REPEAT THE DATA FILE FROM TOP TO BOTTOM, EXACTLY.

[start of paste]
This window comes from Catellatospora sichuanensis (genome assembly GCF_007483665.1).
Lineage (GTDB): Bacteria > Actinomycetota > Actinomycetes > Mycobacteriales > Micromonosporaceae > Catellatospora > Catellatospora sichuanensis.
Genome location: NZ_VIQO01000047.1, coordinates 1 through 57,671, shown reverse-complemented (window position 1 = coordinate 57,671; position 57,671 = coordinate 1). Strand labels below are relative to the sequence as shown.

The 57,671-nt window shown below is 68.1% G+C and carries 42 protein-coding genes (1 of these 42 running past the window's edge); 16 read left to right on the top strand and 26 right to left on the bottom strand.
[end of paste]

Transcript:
This window comes from Catellatospora sichuanensis (genome assembly GCF_007483665.1).
Lineage (GTDB): Bacteria > Actinomycetota > Actinomycetes > Mycobacteriales > Micromonosporaceae > Catellatospora > Catellatospora sichuanensis.
Genome location: NZ_VIQO01000047.1, coordinates 1 through 57,671, shown reverse-complemented (window position 1 = coordinate 57,671; position 57,671 = coordinate 1). Strand labels below are relative to the sequence as shown.

The 57,671-nt window shown below is 68.1% G+C and carries 42 protein-coding genes (1 of these 42 running past the window's edge); 16 read left to right on the top strand and 26 right to left on the bottom strand.